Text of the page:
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, 445 (7129), 727-31

The Architecture of Human Kin Detection


The Architecture of Human Kin Detection

Debra Lieberman et al. Nature.


Evolved mechanisms for assessing genetic relatedness have been found in many species, but their existence in humans has been a matter of controversy. Here we report three converging lines of evidence, drawn from siblings, that support the hypothesis that kin detection mechanisms exist in humans. These operate by computing, for each familiar individual, a unitary regulatory variable (the kinship index) that corresponds to a pairwise estimate of genetic relatedness between self and other. The cues that the system uses were identified by quantitatively matching individual exposure to potential cues of relatedness to variation in three outputs relevant to the system's evolved functions: sibling altruism, aversion to personally engaging in sibling incest, and moral opposition to third party sibling incest. As predicted, the kin detection system uses two distinct, ancestrally valid cues to compute relatedness: the familiar other's perinatal association with the individual's biological mother, and duration of sibling coresidence.


Figure 1
Figure 1. Proposed model of the computational architecture of sibling detection
Cues to kinship are registered by cue monitoring circuits, which deliver their outputs to a kinship estimator. The kinship estimator uses these cues to compute the magnitude of a regulatory variable—a kinship index—for each individual, i, who is a potential sibling. The kinship index feeds into programs that regulate sibling altruism and sexual aversion.
Figure 2
Figure 2. Converging evidence indicates that the same computational variable, the kinship index, regulates disparate kin-relevant behaviours
The x-axis divides subjects into two groups—those who observed their mothers caring for their sibling as a neonate (MPA cue present) and those who did not (MPA cue absent). The y-axis shows the size of the correlation between coresidence duration and each dependent measure. Duration of coresidence predicts, with similar effect sizes, altruism and sexual aversions only when the cue of maternal perinatal association (MPA) is absent, as it is when younger siblings are detecting older ones. When the MPA cue is present, coresidence duration fails to predict sibling directed behaviours. This pattern appears for all measures: behavioural altruism, dispositional altruism, sexual disgust and moral judgments of sibling incest. Adaptive regulation of two distinct motivational output systems by the same pattern of inputs implicates a common underlying regulatory variable (see also Supplementary Information section 7).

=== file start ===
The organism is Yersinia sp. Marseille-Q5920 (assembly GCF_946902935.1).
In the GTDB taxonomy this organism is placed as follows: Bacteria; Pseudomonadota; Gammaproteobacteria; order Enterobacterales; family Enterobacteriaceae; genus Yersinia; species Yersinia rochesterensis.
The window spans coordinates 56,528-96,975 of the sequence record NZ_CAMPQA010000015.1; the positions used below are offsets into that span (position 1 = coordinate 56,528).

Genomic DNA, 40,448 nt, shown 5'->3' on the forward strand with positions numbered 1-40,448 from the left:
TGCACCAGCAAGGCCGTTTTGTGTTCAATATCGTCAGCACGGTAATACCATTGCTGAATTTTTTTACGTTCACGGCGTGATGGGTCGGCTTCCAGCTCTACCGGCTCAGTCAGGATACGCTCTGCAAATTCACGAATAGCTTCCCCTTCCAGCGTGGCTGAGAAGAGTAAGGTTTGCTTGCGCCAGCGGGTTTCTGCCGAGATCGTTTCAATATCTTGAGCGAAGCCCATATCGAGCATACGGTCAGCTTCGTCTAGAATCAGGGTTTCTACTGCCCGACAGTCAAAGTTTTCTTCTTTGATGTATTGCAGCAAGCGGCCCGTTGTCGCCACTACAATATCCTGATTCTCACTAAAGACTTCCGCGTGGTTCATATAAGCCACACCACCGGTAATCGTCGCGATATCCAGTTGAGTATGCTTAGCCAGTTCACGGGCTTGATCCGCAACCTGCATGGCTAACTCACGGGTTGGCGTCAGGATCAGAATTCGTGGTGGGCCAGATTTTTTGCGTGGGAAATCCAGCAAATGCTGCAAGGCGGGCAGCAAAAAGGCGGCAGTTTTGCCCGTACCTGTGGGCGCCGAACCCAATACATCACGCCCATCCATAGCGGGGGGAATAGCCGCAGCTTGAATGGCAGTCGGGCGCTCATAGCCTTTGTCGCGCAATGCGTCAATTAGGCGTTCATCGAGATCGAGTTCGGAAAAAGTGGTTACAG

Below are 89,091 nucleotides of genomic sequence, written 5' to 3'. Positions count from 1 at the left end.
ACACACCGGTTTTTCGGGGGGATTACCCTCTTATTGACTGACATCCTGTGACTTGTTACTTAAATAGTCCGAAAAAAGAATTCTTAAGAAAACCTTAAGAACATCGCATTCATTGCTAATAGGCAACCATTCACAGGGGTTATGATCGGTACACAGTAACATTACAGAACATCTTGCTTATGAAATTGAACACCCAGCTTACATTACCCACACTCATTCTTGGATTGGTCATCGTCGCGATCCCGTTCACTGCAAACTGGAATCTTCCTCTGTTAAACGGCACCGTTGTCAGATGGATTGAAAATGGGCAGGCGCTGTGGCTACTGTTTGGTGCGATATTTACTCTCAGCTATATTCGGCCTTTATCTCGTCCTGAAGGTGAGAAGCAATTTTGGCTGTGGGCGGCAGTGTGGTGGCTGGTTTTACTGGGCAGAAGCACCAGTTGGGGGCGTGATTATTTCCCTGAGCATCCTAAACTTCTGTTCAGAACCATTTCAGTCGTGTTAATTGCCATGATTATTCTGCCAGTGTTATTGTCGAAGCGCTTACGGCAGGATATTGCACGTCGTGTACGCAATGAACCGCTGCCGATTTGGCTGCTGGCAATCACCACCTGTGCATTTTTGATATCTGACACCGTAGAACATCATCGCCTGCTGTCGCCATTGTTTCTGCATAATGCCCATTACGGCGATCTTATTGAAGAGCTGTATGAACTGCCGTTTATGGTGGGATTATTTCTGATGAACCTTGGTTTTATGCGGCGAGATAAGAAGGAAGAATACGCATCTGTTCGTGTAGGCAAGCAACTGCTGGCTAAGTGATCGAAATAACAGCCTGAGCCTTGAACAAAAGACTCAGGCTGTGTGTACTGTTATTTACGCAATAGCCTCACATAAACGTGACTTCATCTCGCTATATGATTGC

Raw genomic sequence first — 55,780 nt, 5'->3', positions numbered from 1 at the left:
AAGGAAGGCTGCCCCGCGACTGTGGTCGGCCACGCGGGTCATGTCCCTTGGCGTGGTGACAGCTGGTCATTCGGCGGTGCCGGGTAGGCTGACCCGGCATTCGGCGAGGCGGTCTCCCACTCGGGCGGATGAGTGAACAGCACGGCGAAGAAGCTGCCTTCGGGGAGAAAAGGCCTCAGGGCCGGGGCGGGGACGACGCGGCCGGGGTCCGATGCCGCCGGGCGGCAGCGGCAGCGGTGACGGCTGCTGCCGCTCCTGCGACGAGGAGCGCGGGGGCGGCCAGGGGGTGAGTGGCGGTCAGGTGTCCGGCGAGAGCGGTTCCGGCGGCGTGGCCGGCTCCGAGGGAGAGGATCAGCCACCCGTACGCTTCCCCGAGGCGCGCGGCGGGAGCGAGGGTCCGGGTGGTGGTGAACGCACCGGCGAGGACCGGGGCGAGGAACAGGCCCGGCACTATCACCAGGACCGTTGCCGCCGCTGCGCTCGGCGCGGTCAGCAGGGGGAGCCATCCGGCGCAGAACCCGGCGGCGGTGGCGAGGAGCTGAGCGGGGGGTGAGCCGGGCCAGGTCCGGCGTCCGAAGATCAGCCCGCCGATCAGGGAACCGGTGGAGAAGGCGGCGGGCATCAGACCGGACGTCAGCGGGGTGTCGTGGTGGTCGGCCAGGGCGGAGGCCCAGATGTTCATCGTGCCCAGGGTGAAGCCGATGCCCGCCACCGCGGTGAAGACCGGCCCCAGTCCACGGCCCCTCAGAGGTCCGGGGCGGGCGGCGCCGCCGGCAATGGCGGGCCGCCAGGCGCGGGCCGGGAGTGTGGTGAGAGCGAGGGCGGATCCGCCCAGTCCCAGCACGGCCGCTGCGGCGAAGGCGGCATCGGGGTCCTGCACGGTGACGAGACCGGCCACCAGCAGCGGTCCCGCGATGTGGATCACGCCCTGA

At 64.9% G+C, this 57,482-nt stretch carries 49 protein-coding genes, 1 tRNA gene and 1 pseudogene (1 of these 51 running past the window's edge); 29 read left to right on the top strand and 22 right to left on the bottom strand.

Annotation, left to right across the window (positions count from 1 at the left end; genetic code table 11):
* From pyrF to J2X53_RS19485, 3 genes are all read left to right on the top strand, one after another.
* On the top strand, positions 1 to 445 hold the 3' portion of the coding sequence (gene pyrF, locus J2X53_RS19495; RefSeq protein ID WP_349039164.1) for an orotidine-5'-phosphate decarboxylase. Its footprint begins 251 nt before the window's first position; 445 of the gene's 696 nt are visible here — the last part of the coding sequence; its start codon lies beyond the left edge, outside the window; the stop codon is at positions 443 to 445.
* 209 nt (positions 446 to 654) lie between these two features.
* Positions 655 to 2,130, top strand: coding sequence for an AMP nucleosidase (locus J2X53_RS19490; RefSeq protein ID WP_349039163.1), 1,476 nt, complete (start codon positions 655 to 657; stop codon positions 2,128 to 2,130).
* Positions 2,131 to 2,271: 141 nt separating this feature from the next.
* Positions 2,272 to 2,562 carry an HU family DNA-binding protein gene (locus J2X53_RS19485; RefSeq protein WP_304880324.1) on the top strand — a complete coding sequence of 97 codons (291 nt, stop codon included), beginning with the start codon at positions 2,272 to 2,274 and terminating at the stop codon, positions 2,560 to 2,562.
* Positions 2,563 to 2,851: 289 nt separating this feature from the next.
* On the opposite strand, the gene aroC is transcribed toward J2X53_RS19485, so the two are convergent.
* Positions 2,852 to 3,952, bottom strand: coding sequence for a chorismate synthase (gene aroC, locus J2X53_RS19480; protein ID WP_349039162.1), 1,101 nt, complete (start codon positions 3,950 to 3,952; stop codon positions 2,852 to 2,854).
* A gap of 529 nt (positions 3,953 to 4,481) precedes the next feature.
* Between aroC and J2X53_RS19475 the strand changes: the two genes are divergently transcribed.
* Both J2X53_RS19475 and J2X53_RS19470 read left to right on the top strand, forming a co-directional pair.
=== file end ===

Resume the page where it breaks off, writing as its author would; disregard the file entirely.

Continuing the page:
Figure 3
Figure 3. When MPA and coresidence duration cues are both available, the kin detection system defaults to MPA, the more reliable cue
a, b, The only individuals for whom these cues could be jointly available are olders detecting younger siblings; each bar on the graph shows the size of the correlation between a cue and an outcome measure for this group. For olders responding to youngers, exposure to the MPA cue predicts both altruism (a) and moral opposition to sibling incest (b), and with the same effect size (black bar, first pair, each panel). The MPA cue continues to predict these disparate measures even after the effects of coresidence duration are statistically removed (black bar, second pair, each panel). In contrast, coresidence duration ceases to predict either altruism or moral opposition to sibling incest once the effects of MPA are removed (grey bar, second pair, each panel). ***P < 0.001, **P < 0.01, *P = 0.05, +P < 0.10.

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